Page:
Monitoring allows comparison among  universities encouraging other institutions to follow your ideas and do something similar and similarly, it will give your university a great opportunity to learn from the success other universities. Carleton College hopes to conduct energy audits specifically of their dining halls to be able to compare them in kind. This way similar energy and water saving measures could be implemented at all locations. Additionally, by developing this metric Carleton can revisit their data to assist future upgrade decisions based on cost effectiveness.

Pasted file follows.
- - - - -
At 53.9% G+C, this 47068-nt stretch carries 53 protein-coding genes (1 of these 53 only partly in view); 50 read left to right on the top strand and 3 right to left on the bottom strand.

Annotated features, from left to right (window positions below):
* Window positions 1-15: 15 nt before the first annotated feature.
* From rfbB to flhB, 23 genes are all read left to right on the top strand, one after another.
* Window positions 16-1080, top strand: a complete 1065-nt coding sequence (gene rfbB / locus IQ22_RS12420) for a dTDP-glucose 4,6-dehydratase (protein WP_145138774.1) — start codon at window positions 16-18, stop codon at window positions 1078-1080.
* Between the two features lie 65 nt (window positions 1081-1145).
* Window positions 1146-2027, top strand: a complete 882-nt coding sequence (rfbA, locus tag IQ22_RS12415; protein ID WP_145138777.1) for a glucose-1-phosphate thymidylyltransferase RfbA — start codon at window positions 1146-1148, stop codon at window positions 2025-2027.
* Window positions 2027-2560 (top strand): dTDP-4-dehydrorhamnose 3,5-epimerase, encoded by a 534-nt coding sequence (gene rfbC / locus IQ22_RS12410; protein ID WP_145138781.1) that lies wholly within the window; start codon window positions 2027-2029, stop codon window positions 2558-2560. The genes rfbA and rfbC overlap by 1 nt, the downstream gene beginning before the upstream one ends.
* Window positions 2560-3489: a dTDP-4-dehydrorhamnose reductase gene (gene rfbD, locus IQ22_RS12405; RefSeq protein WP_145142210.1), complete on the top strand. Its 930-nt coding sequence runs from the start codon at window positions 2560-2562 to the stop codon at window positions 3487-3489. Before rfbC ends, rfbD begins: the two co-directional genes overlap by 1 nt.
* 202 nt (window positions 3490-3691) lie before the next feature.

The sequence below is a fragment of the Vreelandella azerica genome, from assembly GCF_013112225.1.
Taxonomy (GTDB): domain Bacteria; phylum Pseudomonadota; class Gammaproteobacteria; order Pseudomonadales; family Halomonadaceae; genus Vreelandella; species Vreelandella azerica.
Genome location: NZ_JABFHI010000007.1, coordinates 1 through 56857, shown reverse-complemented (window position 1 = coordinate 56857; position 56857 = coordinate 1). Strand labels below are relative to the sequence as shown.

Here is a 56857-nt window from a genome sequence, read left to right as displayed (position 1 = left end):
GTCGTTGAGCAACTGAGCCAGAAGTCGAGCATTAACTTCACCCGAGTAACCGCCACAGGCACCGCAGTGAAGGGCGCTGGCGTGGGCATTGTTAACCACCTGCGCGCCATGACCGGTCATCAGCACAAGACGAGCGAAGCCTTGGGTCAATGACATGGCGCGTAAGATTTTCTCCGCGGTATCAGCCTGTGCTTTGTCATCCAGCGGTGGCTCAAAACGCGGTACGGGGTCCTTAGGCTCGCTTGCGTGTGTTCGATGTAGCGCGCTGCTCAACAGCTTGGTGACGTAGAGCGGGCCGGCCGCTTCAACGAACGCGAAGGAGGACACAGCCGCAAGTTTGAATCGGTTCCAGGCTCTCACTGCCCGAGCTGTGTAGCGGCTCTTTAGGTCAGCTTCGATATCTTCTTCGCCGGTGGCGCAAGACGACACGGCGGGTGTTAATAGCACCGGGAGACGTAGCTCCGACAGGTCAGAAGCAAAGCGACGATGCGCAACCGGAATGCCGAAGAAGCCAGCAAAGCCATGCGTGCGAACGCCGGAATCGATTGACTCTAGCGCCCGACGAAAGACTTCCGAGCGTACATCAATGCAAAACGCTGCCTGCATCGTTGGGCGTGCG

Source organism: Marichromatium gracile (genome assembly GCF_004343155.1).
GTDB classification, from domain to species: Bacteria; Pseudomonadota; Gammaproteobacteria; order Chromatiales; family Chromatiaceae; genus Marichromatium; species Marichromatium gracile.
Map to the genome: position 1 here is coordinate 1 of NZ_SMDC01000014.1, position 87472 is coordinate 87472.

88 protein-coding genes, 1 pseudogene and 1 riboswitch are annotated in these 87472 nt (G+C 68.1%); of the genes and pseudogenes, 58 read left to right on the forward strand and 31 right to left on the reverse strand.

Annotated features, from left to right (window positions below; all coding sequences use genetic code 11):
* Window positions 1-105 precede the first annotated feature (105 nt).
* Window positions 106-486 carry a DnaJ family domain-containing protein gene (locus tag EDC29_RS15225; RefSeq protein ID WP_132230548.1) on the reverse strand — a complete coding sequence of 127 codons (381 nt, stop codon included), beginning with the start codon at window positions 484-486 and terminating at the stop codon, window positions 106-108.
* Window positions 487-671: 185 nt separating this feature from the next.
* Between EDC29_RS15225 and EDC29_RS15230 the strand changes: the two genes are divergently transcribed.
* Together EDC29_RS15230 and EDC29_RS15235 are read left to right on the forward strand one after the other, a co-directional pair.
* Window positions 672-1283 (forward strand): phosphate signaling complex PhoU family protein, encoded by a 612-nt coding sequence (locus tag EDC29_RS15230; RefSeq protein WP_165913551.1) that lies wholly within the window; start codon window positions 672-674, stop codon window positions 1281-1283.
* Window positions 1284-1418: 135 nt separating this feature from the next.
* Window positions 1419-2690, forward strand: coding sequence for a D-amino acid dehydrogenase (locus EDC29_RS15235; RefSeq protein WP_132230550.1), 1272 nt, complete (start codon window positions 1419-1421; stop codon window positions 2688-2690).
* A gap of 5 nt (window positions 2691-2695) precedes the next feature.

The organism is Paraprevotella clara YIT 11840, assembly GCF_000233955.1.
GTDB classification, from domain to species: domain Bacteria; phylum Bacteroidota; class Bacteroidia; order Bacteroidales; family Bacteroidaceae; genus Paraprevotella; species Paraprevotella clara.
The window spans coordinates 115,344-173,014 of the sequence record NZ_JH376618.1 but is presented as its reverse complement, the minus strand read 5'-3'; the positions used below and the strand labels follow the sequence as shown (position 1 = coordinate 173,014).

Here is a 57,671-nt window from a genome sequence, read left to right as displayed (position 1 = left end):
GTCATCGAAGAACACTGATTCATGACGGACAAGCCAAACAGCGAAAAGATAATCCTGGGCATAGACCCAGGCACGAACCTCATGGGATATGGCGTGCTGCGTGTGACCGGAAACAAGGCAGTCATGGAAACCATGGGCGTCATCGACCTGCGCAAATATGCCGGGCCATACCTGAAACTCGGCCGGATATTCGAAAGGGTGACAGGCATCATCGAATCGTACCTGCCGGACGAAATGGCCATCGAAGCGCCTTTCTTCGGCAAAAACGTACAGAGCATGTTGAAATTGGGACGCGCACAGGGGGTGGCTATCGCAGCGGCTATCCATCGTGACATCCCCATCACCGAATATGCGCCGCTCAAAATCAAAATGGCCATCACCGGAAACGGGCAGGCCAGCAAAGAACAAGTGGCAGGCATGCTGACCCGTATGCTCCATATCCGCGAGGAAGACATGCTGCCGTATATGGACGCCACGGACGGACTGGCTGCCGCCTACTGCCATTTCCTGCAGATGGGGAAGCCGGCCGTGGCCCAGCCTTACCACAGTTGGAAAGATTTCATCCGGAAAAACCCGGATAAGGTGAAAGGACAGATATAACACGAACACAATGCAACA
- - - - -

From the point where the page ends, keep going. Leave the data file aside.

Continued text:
I hope you find these ten recommendations useful as you embark on a journey to make your university food service more sustainable. Remember that promoting sustainability starts at the grassroots level. Sustainability education can impact pro-environmental behavioral change and by providing incentives to your students for behavior change, and removing barriers from achieving simple goals, some of these ten recommendations can be easily incorporated in your university’s board mission.

When faculty, staff, and students all make an equal contributions to environmental improvements, your university can achieve an overall environmental and economical win-win solution.

The impact and cost savings can be astounding.